Estimated Costs of H.R. 925, the Family and Medical Leave Act of 1987
HRD-88-34, Nov 10, 1987
In response to a congressional request, GAO estimated the cost to employers of H.R. 925, a bill that would permit employees to take up to 10 weeks of unpaid leave over a 2-year period upon the birth, adoption, or serious illness of a child or parent and up to 15 weeks every 2 years for their own illness. The bill would apply to firms of 50 or more persons during the first 3 years after enactment, and to firms of 35 or more thereafter.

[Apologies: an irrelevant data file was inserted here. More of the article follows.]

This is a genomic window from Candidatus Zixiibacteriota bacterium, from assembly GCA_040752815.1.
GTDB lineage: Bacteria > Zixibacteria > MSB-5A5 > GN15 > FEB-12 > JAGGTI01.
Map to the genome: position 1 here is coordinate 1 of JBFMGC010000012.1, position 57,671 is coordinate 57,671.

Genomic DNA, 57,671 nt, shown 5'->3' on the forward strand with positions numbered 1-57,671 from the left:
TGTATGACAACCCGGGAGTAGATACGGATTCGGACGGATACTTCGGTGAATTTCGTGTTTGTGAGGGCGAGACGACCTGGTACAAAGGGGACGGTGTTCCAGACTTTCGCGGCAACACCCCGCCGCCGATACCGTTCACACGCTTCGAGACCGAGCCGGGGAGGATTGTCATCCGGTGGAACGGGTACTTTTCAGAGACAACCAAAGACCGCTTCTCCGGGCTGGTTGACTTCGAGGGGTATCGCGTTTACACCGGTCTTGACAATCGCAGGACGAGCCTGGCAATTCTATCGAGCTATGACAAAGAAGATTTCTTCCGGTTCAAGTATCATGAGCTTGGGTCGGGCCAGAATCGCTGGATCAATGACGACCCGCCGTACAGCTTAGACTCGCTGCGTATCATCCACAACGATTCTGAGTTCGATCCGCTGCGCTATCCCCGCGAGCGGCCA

GAO estimated that, for employers of 50 or more persons, it would cost $90 million annually to continue health benefits for employees on unpaid leave to care for new children, $10 million for employees on leave to care for seriously ill children, $35 million for employees on leave to care for seriously ill parents, and $53 million for personal temporary medical leave. GAO also estimated that, when it included firms with between 35 and 49 employees, the annual costs would total $102 million, $11 million, $38 million, and $61 million, respectively. GAO found that: (1) employers would have few measurable net costs associated with replacing workers or maintaining current output levels while workers were on unpaid leave; and (2) it could not estimate the costs associated with federal administration and enforcement, since the extent of violations and the costs of investigations and adjudication were unknown.